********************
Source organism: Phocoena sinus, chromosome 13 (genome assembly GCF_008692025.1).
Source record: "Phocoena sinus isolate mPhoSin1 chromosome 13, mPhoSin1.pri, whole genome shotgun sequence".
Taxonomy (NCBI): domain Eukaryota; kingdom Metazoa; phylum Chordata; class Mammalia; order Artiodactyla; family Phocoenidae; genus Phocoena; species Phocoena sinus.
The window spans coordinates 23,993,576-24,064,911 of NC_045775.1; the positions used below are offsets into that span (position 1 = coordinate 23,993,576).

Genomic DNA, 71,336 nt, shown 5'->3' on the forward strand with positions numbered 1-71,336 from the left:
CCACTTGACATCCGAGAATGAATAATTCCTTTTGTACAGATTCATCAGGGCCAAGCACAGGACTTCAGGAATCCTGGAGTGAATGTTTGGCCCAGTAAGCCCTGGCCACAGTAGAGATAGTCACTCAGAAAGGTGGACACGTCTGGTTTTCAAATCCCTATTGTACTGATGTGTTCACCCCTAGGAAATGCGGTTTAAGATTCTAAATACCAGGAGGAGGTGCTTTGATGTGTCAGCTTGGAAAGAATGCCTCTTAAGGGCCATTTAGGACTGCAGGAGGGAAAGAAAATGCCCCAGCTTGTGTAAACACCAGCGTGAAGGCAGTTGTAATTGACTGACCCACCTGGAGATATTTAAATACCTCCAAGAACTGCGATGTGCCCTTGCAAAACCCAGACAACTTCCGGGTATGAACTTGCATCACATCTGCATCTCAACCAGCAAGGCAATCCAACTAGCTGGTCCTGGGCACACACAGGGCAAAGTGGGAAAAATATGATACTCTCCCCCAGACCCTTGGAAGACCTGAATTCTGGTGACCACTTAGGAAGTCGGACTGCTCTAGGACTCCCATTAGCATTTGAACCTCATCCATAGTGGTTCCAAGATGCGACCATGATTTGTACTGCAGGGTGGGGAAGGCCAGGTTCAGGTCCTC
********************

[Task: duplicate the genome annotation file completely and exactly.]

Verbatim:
Source organism: Phocoena sinus, chromosome 13 (genome assembly GCF_008692025.1).
Source record: "Phocoena sinus isolate mPhoSin1 chromosome 13, mPhoSin1.pri, whole genome shotgun sequence".
Taxonomy (NCBI): domain Eukaryota; kingdom Metazoa; phylum Chordata; class Mammalia; order Artiodactyla; family Phocoenidae; genus Phocoena; species Phocoena sinus.
The window spans coordinates 23,993,576-24,064,911 of NC_045775.1; the positions used below are offsets into that span (position 1 = coordinate 23,993,576).

Genomic DNA, 71,336 nt, shown 5'->3' on the forward strand with positions numbered 1-71,336 from the left:
CCACTTGACATCCGAGAATGAATAATTCCTTTTGTACAGATTCATCAGGGCCAAGCACAGGACTTCAGGAATCCTGGAGTGAATGTTTGGCCCAGTAAGCCCTGGCCACAGTAGAGATAGTCACTCAGAAAGGTGGACACGTCTGGTTTTCAAATCCCTATTGTACTGATGTGTTCACCCCTAGGAAATGCGGTTTAAGATTCTAAATACCAGGAGGAGGTGCTTTGATGTGTCAGCTTGGAAAGAATGCCTCTTAAGGGCCATTTAGGACTGCAGGAGGGAAAGAAAATGCCCCAGCTTGTGTAAACACCAGCGTGAAGGCAGTTGTAATTGACTGACCCACCTGGAGATATTTAAATACCTCCAAGAACTGCGATGTGCCCTTGCAAAACCCAGACAACTTCCGGGTATGAACTTGCATCACATCTGCATCTCAACCAGCAAGGCAATCCAACTAGCTGGTCCTGGGCACACACAGGGCAAAGTGGGAAAAATATGATACTCTCCCCCAGACCCTTGGAAGACCTGAATTCTGGTGACCACTTAGGAAGTCGGACTGCTCTAGGACTCCCATTAGCATTTGAACCTCATCCATAGTGGTTCCAAGATGCGACCATGATTTGTACTGCAGGGTGGGGAAGGCCAGGTTCAGGTCCTC